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Why You Need a 409A Valuation

The IRS enacted IRC 409A to regulate pricing of stock-based compensation because of rampant abuse of deferred compensation practices in the late 1990s and early 2000s. 

Under IRC 409A, companies must prove that their option grants are priced at or above “fair market value” (FMV), however, IRC 409A does allow companies to use a third-party valuation firm to advise a FMV.  Obtaining a 409A valuation provides a FMV for a company’s common stock, which sets the strike price at which employees can redeem shares upon vesting. 

A 409A valuation also provides protection under an IRS-established “safe harbor”, which shifts the burden of proof for noncompliance onto the IRS.  This means that it is up to the IRS to prove that the strike price is not priced at or above FMV.


When and How Often Do You Need One?

Companies commonly obtain a 409A valuation after receiving their first round of outside capital and thereafter get an appraisal every 12 months or after a material change (such as a new equity financing), as required by the law.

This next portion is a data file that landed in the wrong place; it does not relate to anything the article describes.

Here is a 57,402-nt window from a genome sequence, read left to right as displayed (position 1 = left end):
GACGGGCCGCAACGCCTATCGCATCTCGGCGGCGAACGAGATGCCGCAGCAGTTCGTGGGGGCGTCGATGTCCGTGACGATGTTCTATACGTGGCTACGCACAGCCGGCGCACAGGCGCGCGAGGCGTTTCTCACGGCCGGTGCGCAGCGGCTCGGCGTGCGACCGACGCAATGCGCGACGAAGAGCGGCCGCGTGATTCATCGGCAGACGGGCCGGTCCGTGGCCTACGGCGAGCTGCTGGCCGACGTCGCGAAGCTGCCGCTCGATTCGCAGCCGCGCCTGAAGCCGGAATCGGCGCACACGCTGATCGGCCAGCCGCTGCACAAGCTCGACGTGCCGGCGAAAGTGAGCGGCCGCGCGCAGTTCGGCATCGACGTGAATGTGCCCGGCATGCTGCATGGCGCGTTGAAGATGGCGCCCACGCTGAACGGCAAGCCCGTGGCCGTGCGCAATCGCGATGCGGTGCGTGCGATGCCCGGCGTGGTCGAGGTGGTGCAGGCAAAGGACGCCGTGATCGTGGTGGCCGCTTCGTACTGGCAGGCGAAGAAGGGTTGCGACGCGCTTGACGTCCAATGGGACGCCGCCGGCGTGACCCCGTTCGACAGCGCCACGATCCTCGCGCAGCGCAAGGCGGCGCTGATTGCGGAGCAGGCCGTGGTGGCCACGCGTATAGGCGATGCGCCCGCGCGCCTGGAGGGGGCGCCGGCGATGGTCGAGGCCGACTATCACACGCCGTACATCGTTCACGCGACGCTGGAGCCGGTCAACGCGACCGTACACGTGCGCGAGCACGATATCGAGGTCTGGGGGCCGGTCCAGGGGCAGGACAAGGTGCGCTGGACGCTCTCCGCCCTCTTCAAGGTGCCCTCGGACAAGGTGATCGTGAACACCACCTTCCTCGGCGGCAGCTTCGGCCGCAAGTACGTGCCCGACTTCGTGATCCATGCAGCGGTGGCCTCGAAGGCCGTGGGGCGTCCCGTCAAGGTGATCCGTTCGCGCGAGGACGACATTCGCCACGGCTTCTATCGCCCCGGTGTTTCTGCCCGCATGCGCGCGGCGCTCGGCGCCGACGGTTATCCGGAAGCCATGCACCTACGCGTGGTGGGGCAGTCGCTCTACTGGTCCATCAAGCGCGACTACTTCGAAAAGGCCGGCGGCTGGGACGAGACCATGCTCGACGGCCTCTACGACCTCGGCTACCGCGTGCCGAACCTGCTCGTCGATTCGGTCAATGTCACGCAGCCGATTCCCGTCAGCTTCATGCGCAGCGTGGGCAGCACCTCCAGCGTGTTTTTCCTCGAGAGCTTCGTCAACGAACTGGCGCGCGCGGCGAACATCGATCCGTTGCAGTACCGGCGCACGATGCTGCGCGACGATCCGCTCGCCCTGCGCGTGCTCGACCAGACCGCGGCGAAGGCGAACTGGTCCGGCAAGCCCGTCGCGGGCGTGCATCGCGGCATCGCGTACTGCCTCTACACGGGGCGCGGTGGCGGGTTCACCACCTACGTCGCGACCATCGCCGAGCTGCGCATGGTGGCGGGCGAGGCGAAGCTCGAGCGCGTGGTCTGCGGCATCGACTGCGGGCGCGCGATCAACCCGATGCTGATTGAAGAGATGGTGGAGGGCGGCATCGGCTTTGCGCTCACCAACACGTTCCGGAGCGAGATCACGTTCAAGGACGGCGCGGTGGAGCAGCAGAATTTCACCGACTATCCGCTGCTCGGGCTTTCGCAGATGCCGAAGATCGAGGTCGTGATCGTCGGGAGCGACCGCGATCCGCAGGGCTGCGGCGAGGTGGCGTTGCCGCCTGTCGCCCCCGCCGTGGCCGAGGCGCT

What If You Don’t Get One?

Be careful.  Failure to comply with IRC 409A and pricing stock options below FMV will cause adverse tax consequences (federal and state taxes, penalties, and interest can exceed 75%) for both the issuing company and the option holder.

In addition to dealing with unhappy employees, failure to obtain a 409A valuation could also place a future acquisition in jeopardy.  Acquirers will want to review all of your past valuation reports to ensure you’re properly accounting for equity grants.  Not performing regular valuation exercises can negatively impact a future deal or the timely release of funds to shareholders.